The two plays are as follows: Lebron James's game-saving block on Andre Iguodala's open layup out of nowhere, and Kyrie Irving's game-winning three pointer.

One thing is clear: the last two minutes of the game were absolute chaos. By this point in the series, both teams had been worn out and absolutely exhausted. The plays were nothing short of miraculous, as Lebron James was located at half-court while Iguodala was at the free throw line, and Irving's shot was heavily contested. When the stakes were highest, the two players succeeded and thrived. While neither team had scored in more than five minutes, the two players pulled through and won a championship for their team, on the road.

Clutch, for the, constituted not cracking under pressure, but thriving under it. The two of them have faces of laser focus indicating their confidence and sense of control in their situations. That is clutch. The game comes naturally to them, and it seems like they stop thinking as hard and just let it come. The two players slow down, and don't freak out. However, I don't know what is actually going on. in their heads. I am merely speculating, and I will never know unless I'm able to sit down and talk to Kyrie and LeBron one day.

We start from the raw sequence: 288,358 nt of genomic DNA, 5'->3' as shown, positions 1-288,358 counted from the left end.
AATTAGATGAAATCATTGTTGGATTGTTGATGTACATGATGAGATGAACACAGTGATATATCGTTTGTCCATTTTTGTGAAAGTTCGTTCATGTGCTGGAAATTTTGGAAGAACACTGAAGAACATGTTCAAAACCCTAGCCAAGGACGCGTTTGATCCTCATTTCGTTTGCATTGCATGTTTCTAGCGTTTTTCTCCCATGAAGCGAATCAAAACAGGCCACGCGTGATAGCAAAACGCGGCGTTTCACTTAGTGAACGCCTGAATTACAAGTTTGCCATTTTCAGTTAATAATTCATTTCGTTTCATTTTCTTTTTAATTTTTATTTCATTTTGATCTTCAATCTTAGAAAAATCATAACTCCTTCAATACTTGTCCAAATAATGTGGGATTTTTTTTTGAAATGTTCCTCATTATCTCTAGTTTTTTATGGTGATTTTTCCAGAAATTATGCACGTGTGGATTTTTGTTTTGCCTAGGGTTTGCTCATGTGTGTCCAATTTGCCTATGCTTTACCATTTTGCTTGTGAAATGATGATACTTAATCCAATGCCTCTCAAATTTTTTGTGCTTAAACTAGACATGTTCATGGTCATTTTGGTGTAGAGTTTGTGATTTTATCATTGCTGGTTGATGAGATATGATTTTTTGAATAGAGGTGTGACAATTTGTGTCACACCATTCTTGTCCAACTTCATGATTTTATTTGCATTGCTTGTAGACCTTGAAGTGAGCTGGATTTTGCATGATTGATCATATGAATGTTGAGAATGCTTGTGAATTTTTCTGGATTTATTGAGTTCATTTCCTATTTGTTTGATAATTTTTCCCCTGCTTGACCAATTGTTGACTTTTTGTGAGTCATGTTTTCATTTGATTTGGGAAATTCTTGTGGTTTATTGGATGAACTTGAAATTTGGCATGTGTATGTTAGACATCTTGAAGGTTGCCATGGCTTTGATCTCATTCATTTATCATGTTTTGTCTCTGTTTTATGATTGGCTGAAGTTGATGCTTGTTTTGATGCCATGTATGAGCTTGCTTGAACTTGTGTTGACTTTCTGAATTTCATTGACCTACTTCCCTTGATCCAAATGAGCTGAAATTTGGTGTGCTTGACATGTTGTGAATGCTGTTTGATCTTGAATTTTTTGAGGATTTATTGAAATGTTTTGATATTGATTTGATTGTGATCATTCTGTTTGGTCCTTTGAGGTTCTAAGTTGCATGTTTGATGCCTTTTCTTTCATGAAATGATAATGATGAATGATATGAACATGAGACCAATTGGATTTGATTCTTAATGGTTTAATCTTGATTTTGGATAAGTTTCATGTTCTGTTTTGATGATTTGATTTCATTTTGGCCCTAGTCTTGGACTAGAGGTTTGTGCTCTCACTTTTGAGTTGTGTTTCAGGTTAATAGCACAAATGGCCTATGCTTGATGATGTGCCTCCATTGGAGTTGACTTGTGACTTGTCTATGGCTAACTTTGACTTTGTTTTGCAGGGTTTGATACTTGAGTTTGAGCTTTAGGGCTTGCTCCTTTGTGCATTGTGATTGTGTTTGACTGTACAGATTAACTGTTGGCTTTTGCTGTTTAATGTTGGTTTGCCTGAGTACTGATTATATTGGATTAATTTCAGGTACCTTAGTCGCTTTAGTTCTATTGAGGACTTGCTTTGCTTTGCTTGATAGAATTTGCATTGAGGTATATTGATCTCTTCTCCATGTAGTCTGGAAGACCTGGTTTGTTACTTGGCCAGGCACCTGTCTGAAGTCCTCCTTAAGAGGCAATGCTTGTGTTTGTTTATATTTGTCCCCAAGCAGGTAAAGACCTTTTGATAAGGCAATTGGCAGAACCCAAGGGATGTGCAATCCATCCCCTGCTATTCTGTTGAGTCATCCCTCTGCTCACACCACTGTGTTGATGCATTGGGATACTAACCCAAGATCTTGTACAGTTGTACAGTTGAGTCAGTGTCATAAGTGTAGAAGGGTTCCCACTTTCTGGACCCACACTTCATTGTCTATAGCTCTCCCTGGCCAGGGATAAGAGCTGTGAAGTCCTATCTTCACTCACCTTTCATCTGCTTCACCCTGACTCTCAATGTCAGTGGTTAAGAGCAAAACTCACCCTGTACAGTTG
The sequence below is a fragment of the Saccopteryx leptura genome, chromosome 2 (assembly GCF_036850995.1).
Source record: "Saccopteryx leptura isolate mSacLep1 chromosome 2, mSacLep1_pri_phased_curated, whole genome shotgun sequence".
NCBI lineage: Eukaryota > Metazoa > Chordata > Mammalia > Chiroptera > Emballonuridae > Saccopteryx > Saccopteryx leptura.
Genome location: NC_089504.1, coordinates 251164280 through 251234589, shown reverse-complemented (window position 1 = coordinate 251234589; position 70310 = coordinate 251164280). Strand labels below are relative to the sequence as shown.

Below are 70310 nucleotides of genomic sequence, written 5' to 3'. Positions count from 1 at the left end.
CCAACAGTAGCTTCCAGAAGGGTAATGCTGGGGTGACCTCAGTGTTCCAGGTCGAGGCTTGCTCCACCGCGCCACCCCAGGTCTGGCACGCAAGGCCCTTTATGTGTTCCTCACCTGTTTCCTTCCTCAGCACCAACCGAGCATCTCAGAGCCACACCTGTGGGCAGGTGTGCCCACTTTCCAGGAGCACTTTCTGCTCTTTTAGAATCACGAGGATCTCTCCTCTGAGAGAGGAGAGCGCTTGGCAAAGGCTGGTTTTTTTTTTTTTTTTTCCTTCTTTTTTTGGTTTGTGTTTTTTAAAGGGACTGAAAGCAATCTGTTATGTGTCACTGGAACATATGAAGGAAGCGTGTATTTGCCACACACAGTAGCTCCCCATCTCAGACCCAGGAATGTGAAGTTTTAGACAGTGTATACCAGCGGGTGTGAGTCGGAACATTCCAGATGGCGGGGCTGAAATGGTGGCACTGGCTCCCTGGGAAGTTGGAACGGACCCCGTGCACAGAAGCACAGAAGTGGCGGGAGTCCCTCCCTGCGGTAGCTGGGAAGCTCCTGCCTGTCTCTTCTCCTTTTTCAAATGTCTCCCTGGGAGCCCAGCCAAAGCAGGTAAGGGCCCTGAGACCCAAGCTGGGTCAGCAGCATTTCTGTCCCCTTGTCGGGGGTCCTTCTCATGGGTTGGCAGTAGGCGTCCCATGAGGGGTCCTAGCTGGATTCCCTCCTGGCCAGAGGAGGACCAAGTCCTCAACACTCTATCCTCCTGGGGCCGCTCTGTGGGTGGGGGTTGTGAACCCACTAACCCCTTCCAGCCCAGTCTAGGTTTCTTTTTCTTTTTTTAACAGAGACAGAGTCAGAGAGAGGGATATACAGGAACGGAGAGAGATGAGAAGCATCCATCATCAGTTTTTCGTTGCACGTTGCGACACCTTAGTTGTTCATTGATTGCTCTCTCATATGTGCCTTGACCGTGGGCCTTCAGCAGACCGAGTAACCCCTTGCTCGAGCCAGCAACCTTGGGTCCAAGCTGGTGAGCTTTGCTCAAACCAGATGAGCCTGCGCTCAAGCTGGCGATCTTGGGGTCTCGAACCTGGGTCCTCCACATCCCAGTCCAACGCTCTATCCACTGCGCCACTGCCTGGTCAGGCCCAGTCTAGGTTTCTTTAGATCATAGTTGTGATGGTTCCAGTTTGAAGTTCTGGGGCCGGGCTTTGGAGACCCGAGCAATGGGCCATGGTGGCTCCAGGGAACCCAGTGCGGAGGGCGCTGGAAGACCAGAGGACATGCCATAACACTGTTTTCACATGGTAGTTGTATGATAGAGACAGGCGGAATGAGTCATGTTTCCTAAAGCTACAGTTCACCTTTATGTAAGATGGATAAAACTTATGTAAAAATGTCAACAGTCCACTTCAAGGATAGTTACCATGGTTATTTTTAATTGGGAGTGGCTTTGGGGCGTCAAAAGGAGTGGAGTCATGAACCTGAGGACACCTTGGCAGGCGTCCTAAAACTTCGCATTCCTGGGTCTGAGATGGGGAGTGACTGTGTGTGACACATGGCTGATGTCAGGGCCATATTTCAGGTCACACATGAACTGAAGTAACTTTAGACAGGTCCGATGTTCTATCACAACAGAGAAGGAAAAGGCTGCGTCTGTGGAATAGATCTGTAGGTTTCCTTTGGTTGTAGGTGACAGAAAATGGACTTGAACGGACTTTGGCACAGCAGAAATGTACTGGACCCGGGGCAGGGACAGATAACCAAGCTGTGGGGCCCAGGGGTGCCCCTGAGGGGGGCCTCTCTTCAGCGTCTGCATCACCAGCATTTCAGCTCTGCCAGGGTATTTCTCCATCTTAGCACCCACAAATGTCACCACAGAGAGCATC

I want to take a lesson from LeBron and Kyrie, too, and learn how I can become more clutch in a phase of high-pressure exams and papers. I want to be more clutch in job interviews, in times I'm usually afflicted with overwhelming anxiety, or in social situations that are incredibly awkward.

So to be clutch in our own lives, the formula in high-pressure seems to be this: feel more confident and in control. Slow down and let things come naturally. I have been able to reach these phases using a mantra that taught me to allow life to come naturally: "no surge." I am not saying the formula or even the mantra works for everyone, but it is a mantra that has worked for me given its emotional and historical significance in my life.

Approaching finals, deadlines at work, or difficult life events, find what works for you. Find out how to be clutch your own way, which is much easier said than done, but I don't need to be telling you how to do things you know best yourself. Look back on past events in your life where you were resilient, where you did succeed in high pressure and high stakes situations. What did you do then? What can you learn from it now?